Wargaming Benburb: What Went Wrong

It is rather hard to dispute that this particular game was the wargame equivalent of  1.f3 e5 2.g4 Qh4#!

The historic battle was fairly evenly matched and won by Owen Roe’s timing of his all out attack. Arguably Monro’s army was tired and hungry from their rapid advance (and the Irish harassment along the way) but by all accounts they were in good spirits and confident of victory. Some of Monro’s cavalry performed badly (with the Irish cavalry perhaps over preforming), but when all was said and done the Irish swept the field.

I used two historic pre-battle actions to affect the available forces in the Benburb wargame, Ballaghkillgevill and the Battle of the Nephews. The first ended up damaging two of the Protestant foot regiments but the latter made a much more significant force change at Benburb. A capable regiment of horse was added to the Protestant order of battle and subtracted from the Irish.

The Irish were already weaker in horse and this adjustment now caused them to be dangerously overmatched. While this might be considered the proximate cause of the disaster, I did little to mitigate it.

Part of the problem was structural, built into my scenario design. Baroque allows for a maximum of four commands per side. I often use the term wing and divide them into the classical left, right, center, and reserve (although this particular division is not required by the rules).  A command is comprised of one or more units that activate at the same time (although moving one-by-one, each completing all its actions before the next unit begins). The command also has a command piece with a rating that can change and which simulates the command/control features in the game.

In setting up the scenario I was rather overzealous in allowing no options in how the units were assigned to the various commands, the only flexibility being the actual deployment within each wing. While a good deal is known about the units available, how they were organized and deployed is largely conjectural. I think now the scenario should allow a much more open deployment and, given the situation with the horse, the following organization and deployment would have been more reasonable:

The right and left (O’Reily and Maquire) would each have one foot and one horse regiment. Their overriding tasks would be to secure the Irish flanks at the Wet Hollow (my original plan, but my resources were not properly allocated AND I got carried away by thinking I could score quick points by taking an objective which (retrospectively) could not be held).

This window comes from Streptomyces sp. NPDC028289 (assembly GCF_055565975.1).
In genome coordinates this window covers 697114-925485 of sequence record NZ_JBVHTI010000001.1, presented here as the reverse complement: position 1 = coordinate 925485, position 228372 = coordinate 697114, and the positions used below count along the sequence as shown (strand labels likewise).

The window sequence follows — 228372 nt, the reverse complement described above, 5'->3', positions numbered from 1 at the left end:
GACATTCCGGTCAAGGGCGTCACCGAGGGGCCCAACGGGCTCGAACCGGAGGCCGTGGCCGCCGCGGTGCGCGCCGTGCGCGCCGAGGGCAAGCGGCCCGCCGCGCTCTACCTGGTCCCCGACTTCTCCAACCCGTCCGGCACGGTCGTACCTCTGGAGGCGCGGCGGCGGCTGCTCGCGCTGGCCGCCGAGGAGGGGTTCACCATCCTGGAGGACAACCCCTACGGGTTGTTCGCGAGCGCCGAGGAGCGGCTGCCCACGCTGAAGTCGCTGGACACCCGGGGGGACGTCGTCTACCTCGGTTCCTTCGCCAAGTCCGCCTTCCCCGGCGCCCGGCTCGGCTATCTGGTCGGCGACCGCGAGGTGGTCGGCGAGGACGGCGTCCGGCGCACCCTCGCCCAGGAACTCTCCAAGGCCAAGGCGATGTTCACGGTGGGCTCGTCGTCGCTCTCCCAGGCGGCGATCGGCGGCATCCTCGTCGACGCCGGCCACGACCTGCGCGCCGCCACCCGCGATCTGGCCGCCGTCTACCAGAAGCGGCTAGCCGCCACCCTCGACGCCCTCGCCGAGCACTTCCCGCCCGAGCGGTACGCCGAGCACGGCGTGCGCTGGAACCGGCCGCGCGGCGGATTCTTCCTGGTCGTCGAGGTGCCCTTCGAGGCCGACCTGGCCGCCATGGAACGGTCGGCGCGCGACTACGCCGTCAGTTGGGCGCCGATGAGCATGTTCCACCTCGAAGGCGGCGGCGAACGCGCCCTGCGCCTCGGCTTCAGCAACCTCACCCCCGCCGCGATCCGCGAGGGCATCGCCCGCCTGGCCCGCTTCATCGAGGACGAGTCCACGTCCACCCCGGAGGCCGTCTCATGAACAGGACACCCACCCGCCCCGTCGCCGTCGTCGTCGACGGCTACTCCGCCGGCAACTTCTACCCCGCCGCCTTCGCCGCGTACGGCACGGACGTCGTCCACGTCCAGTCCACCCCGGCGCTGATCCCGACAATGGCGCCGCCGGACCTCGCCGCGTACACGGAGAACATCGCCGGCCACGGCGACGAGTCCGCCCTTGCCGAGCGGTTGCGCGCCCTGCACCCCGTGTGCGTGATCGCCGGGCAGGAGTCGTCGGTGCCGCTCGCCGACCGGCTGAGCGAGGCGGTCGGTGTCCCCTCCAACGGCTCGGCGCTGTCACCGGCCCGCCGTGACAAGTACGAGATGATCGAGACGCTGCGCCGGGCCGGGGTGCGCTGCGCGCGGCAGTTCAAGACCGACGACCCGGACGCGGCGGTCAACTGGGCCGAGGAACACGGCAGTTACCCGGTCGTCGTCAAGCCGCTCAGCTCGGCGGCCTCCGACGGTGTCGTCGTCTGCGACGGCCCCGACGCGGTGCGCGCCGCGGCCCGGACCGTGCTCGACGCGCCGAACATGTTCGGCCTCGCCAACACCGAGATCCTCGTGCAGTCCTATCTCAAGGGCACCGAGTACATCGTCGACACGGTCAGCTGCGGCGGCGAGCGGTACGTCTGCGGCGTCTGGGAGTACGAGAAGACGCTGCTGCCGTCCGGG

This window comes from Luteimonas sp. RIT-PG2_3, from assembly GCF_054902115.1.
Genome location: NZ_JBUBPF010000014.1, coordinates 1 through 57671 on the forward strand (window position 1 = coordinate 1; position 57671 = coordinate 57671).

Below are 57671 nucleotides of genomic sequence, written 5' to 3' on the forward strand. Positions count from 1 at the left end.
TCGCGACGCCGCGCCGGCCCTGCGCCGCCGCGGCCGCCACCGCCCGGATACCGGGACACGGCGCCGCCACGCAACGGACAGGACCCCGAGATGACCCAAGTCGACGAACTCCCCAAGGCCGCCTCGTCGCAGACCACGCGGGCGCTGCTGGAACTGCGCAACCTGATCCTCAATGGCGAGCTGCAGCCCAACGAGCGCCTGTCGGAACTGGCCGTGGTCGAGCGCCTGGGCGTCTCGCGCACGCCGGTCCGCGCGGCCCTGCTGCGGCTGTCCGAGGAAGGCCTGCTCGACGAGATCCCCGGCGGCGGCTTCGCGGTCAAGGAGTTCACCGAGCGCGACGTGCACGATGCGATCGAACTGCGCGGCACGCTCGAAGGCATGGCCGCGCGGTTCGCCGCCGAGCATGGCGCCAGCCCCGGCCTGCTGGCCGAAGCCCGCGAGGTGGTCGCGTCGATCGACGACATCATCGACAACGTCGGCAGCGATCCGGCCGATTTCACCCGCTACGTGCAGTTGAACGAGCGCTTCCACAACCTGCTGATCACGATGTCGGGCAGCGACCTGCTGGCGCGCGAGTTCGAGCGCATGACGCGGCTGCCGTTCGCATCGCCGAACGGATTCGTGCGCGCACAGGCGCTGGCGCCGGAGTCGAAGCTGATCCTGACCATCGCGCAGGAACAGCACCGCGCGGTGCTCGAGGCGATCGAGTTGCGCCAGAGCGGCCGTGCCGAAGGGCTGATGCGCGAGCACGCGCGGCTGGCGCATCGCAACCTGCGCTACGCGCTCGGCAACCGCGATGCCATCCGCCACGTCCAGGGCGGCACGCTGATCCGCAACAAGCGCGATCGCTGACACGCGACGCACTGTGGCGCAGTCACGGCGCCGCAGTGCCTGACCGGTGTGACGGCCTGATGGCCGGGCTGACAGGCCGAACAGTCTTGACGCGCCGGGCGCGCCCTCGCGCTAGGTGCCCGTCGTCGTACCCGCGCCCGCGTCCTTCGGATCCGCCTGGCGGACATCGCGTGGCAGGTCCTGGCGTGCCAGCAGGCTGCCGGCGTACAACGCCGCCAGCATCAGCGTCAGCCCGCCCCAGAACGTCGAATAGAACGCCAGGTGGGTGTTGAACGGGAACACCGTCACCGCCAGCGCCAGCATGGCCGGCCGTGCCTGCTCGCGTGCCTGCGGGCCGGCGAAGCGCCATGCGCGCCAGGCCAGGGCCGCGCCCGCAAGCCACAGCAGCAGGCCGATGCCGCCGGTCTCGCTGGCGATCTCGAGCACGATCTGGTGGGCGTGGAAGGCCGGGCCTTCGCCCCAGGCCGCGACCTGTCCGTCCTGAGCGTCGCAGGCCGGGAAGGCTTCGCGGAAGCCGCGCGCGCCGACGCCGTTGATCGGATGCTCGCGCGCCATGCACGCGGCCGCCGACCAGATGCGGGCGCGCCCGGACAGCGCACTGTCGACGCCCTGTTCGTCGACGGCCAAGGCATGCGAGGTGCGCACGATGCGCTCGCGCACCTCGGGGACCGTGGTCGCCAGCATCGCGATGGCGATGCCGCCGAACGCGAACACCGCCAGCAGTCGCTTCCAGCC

Phelim O’Neill would take the center crossing of the Wet Hollow and secure it. Basically cannon fodder but preserving the three best foot regiments (Owen Roe’s center) long enough to allow them to engage the enemy using their melee advantage.

Would this have worked? Who knows, but I may have to play it out sometime.

Some quick notes on Baroque as a solo rules set:

1) The random activation of the commands makes each activation a mini-game. As a solo player you are trying to maximize the activity of the active command and not knowing the activation order definitely puts you in the here-and-now. You try to operate to the general plan for each side but some moves that look promising to achieving that plan (or thwarting the enemy’s) end up being disastrous. The fun is in seeing new opportunities (and threats) unfold.

2) Moving each unit to the completion of its activation (which may include multiple moves and actions, with the possibility of multiple choice points) is ideal for solo play from a game management standpoint. Each new unit that is activated within the active command is usually presented with a whole new set of decisions to be made – it is never rote or boring.

3) The reaction system provides the possibility of several interrupts (from the inactive side) during each unit’s active phase. Reactions can change, on the fly, how you operate each of your units. In a multiplayer game I would think this would make the opponent an active participant rather than a passive (and often bored) observer. For the solo player it is like being involved in highly interactive story telling. Reactions are part of most rules sets, but Baroque has implemented them simply and thoughtfully.

4) The pursuit system is excellent and makes cavalry, in particular, a very effective force. Once a melee’ is lost and a unit is routed, the winner may (must in a couple cases) pursue and bring about a new melee’. This can possibly occur multiple times until the enemy is destroyed or chased off the table.

5) The cohesion test (CT) system works extremely well and for me is at the heart of the game in solo play. It is the last imponderable, the one that can throw you the greatest curves. It has been criticized as insufficiently fine-tuned (it is a 1d6 roll) occasionally/often giving “unfair” or “unrealistic” results. If you simply take the CT out of context (your opponent’s militia foot  just took out your elite imperial cuirassiers) it may indeed look unfair but context is everything. The story of how that militia and that cuirassier unit came to blows is interesting and complex and that story has a significant effect on that simple 1d6 roll.

I diagrammed the game flow as a learning tool for myself (and I concentrated only on the major points). This flowchart shows the position of the CT within the game. I understand that some highly competitive players would like wargames to operate more like chess than poker but I tend the opposite way. In poker, as in real life, you can sometimes draw to an inside straight and win! But each to his/her own.